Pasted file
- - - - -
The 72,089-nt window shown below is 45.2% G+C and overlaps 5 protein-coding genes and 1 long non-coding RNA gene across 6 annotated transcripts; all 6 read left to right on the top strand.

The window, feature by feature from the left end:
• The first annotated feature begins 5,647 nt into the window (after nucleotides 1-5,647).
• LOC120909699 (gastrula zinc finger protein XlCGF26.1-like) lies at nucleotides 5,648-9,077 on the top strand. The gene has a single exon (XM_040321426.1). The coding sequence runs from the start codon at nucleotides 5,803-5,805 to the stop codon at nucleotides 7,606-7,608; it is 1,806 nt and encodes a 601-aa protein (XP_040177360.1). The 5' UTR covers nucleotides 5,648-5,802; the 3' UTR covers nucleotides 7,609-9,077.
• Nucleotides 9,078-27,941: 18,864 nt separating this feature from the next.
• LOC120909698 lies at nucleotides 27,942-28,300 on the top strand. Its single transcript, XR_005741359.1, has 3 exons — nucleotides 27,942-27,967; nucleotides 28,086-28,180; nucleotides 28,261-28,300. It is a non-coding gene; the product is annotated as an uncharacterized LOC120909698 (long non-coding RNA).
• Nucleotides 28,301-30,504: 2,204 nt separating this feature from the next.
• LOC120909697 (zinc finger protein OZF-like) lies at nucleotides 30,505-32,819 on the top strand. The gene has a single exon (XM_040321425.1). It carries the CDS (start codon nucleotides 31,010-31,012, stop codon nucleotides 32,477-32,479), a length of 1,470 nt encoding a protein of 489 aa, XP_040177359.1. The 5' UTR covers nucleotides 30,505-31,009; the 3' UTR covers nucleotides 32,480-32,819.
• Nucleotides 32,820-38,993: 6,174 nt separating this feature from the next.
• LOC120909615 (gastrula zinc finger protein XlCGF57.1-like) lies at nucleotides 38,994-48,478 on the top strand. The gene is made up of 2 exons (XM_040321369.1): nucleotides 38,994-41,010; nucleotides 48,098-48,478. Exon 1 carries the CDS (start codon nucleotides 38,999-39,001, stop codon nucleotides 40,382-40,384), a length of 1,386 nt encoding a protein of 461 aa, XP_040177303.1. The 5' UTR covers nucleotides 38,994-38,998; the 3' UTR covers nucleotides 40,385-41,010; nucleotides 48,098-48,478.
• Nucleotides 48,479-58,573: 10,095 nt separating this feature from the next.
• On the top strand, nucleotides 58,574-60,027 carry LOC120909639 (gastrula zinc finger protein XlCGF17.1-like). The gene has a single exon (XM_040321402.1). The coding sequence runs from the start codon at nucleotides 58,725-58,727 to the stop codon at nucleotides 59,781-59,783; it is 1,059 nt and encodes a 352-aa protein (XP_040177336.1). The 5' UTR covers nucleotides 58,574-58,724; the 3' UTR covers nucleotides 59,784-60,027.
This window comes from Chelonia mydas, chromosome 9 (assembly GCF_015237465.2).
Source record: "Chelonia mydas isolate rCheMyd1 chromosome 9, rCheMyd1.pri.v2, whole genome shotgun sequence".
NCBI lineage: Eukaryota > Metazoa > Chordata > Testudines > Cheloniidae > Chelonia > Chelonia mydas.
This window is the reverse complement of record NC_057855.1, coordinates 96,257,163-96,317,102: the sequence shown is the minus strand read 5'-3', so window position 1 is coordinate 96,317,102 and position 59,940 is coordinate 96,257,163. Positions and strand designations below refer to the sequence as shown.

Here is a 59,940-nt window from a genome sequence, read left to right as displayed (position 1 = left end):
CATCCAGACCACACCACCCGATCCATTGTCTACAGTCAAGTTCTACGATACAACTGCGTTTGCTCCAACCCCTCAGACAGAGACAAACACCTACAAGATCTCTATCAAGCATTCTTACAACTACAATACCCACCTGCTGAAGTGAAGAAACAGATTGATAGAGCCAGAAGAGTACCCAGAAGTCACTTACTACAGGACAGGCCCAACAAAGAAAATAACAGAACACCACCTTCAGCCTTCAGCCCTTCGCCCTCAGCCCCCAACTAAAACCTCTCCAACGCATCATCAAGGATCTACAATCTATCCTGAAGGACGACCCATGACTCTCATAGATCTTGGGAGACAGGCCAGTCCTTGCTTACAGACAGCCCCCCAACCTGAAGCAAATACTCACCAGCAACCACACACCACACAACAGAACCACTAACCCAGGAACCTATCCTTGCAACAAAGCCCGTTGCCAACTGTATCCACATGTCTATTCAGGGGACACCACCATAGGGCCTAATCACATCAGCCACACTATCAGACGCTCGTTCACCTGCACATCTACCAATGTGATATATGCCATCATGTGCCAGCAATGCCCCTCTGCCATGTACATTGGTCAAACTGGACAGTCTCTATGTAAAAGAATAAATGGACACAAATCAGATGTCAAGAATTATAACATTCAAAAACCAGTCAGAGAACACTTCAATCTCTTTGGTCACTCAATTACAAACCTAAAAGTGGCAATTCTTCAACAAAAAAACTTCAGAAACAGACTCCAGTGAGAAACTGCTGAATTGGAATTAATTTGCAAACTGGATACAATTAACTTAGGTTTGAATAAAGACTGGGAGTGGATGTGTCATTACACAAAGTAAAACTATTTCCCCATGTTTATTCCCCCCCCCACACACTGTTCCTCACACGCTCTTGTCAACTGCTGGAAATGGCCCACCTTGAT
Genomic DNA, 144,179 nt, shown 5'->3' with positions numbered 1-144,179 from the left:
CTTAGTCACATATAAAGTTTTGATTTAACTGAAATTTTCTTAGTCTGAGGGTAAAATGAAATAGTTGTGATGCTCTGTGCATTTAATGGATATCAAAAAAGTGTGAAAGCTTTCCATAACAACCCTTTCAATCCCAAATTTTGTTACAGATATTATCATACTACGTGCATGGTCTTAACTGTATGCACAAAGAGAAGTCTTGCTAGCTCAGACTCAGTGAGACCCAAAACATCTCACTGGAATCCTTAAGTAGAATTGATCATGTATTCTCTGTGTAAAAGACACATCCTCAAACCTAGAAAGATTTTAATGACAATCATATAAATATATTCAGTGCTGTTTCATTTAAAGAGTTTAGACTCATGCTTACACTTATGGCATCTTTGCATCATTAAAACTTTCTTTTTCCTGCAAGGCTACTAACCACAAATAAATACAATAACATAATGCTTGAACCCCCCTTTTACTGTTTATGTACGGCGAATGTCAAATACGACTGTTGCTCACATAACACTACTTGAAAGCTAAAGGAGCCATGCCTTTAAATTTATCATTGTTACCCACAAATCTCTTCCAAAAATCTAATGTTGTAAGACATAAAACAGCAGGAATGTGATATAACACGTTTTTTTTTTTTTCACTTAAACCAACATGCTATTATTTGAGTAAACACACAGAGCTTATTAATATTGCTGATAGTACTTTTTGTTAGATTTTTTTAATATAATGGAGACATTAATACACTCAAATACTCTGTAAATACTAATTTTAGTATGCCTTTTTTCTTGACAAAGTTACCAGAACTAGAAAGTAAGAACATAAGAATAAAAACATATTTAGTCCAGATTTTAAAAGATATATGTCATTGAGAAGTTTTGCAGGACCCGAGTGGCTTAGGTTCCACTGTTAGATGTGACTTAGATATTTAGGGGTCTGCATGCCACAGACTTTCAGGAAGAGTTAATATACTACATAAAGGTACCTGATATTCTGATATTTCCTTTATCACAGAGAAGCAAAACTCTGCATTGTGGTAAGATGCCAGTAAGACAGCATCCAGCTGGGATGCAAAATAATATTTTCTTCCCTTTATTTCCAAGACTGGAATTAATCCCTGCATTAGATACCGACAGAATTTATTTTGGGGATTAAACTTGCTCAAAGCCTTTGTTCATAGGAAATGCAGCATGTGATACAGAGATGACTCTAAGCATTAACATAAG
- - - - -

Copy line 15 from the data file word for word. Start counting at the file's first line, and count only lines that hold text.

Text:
NCBI lineage: Eukaryota > Metazoa > Chordata > Testudines > Cheloniidae > Chelonia > Chelonia mydas.